That won’t work if you’re talking to Nicholson Baker. In an extraordinary cover story in Harper’s Magazine, “Why I’m a Pacifist: The Dangerous Myth of the Good War,” Baker explains how learning about World War II was actually a big part of what made him a pacifist in the first place. “In fact,” he writes, “the more I learn about the war, the more I understand that the pacifists were the only ones, during a time of catastrophic violence, who repeatedly put forward proposals that had any chance of saving a threatened people. They weren’t naïve, they weren’t unrealistic—they were psychologically acute realists.”

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Building the Positive Peace Warrior Network: The Street Spirit Interview with Kazu Haga

by Terry Messman

Kazu Haga is dedicated to spreading Martin Luther King’s vision of the Beloved Community to the next generation. Rev. King believed that his philosophy of nonviolent resistance could be effective not just in the struggle against segregation, but also in the struggle against militarism, and in the struggle against economic injustice.

Street Spirit: What led you to make Martin Luther King’s vision of nonviolent movement building such a central part of your activism and your life?

Kazu Haga: I took my first two-day training in Kingian Nonviolence in the fall of 2008 from Jonathan Lewis when I was living in Oakland. We were both working with an organization called The Gathering for Justice founded by Harry Belafonte. Kingian Nonviolence was to be one of the core strategies for that group.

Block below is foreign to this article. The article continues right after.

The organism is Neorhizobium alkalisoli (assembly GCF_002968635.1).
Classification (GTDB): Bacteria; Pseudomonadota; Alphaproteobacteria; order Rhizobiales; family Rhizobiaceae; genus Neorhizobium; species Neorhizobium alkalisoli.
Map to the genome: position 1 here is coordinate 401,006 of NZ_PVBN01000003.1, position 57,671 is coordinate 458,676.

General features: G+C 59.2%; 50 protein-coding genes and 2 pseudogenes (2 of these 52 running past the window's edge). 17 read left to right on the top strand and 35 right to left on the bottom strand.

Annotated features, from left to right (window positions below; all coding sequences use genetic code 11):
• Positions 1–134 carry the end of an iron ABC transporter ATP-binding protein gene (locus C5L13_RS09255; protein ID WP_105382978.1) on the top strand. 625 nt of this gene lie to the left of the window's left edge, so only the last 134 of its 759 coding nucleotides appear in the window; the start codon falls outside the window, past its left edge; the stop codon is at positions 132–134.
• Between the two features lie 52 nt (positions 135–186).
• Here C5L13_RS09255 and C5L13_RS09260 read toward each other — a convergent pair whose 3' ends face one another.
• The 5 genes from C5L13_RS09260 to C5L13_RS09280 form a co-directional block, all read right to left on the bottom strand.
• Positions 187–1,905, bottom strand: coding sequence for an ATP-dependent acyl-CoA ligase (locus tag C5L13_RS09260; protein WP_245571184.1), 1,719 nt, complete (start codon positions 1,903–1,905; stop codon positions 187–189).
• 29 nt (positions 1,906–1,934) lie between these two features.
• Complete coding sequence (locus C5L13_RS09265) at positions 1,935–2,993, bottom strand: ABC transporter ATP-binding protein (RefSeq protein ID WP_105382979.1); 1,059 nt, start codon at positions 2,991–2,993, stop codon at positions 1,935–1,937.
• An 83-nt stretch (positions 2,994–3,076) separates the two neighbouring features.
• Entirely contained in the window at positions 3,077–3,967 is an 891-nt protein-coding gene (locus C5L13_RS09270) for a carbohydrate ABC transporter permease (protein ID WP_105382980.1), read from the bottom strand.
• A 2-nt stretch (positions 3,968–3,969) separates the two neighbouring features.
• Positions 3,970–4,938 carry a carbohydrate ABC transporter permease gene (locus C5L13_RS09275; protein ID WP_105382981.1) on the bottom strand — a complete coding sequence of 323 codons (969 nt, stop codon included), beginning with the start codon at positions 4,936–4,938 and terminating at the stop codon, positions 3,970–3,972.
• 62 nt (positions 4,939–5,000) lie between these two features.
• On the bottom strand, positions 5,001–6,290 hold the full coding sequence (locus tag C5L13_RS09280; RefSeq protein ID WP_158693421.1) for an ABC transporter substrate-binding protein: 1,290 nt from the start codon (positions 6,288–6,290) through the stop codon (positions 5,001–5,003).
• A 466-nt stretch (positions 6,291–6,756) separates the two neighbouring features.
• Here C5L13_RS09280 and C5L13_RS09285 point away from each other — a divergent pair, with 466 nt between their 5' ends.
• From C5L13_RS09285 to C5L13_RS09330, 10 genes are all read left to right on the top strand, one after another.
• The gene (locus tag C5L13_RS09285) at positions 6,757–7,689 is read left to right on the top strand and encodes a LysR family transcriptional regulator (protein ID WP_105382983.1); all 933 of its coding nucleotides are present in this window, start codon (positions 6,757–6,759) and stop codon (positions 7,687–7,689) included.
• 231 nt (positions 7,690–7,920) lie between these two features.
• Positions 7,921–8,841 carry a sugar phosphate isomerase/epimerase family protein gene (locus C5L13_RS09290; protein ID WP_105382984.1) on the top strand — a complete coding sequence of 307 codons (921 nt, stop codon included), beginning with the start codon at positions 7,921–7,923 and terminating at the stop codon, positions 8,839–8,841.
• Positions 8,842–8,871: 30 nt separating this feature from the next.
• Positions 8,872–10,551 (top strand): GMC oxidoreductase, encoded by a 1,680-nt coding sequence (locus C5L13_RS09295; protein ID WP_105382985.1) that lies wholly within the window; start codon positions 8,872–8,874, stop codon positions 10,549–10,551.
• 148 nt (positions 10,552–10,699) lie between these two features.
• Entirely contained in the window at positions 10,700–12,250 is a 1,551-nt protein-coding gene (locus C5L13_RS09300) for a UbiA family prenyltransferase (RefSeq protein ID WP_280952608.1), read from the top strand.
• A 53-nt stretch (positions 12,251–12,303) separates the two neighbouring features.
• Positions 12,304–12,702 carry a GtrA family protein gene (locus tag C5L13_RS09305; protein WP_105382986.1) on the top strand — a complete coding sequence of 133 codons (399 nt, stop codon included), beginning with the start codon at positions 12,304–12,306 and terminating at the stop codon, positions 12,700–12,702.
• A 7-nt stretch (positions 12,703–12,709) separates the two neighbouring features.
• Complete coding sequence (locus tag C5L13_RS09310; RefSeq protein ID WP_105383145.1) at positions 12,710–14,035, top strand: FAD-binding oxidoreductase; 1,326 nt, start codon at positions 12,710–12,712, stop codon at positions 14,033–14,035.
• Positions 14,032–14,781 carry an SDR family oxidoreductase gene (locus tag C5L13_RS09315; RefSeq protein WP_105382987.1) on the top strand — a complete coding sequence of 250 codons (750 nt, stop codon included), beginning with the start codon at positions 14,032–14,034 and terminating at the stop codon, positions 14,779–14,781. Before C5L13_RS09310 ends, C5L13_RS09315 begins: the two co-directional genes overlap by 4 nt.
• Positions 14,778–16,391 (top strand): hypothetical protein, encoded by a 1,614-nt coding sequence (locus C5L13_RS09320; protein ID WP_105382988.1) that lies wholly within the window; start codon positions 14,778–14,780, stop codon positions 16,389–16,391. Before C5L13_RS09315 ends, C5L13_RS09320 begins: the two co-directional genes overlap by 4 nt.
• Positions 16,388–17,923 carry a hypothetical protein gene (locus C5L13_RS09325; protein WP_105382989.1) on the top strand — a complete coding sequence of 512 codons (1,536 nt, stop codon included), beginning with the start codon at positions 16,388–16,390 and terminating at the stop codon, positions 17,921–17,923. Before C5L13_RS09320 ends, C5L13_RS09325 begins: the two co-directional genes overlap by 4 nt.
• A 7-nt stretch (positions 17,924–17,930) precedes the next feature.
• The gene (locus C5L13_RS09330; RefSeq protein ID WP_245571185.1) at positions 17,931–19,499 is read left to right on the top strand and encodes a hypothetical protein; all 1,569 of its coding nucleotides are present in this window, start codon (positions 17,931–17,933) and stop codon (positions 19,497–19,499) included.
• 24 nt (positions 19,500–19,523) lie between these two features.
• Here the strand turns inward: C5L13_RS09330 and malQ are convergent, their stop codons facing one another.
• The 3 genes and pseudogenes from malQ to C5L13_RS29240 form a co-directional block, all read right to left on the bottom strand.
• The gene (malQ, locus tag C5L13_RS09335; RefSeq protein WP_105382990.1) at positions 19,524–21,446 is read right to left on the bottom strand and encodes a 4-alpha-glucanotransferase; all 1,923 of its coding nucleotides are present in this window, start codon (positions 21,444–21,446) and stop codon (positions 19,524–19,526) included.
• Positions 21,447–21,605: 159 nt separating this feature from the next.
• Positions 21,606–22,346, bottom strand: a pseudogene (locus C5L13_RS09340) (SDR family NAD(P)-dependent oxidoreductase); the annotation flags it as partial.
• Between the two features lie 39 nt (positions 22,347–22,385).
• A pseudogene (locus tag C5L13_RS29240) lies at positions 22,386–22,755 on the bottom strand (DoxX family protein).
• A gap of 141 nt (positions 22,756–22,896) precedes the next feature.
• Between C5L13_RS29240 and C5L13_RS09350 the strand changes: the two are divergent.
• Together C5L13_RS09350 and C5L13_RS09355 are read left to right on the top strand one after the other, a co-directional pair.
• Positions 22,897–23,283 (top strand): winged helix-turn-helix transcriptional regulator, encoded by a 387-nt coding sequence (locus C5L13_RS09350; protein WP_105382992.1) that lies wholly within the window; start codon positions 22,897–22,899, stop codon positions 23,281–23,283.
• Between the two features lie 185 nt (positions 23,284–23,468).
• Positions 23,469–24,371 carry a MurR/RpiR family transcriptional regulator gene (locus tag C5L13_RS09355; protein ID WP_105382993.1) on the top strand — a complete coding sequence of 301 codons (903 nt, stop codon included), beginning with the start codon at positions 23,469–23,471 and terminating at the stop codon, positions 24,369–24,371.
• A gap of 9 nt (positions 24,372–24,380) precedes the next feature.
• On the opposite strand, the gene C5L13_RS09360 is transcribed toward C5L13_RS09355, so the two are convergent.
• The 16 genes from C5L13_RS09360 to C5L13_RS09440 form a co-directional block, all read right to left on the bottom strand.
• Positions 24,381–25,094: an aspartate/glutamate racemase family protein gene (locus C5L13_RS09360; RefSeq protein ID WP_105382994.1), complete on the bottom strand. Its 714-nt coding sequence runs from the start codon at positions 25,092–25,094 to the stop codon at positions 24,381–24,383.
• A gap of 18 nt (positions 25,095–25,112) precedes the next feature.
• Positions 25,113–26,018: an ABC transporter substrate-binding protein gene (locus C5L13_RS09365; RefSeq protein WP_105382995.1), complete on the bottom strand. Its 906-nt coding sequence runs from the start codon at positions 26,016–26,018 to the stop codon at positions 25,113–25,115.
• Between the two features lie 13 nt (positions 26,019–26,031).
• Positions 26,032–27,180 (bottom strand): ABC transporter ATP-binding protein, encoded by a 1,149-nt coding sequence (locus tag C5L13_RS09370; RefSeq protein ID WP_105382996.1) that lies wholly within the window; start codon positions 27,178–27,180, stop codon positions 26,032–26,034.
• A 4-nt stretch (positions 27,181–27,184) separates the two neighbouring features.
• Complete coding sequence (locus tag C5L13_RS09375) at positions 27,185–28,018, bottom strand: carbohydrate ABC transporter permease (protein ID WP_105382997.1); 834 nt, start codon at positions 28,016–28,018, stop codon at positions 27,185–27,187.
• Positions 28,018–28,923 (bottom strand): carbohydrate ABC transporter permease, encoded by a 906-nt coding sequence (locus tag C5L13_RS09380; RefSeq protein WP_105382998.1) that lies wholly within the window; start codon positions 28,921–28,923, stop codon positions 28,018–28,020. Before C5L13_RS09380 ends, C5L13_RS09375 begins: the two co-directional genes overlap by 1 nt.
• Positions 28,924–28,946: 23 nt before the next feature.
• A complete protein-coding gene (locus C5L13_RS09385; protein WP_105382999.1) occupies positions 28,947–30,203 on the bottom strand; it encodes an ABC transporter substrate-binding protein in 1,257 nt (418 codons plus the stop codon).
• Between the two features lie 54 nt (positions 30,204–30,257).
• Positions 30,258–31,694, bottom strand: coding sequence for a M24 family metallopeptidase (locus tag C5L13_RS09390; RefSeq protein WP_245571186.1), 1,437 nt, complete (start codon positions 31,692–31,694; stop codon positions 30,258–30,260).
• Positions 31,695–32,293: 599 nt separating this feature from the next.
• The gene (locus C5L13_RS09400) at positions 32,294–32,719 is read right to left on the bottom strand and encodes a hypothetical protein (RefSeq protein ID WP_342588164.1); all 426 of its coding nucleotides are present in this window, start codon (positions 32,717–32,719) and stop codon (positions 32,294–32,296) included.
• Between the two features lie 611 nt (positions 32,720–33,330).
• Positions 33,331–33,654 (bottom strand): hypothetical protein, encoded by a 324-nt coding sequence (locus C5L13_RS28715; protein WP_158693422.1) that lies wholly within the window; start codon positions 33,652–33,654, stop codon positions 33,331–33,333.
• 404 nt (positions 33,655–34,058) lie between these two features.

Portrait of Kazu Haga; photographer unknown

So I took the workshop from Jonathan and I told him at the time that this philosophy was something that I always knew but just didn’t have the language to articulate. Jonathan Lewis had already been working with Bernard Lafayette for about 10 years at that point.

So after I took that training, it was weighing heavily on my mind, and then about two months later, Oscar Grant was shot. [Editor’s note: Grant, an African-American man, was fatally shot by Bay Area Rapid Transit (BART) police officer Johannes Mehserle in the early morning on New Year’s Day 2009 at the Fruitvale BART Station. TM]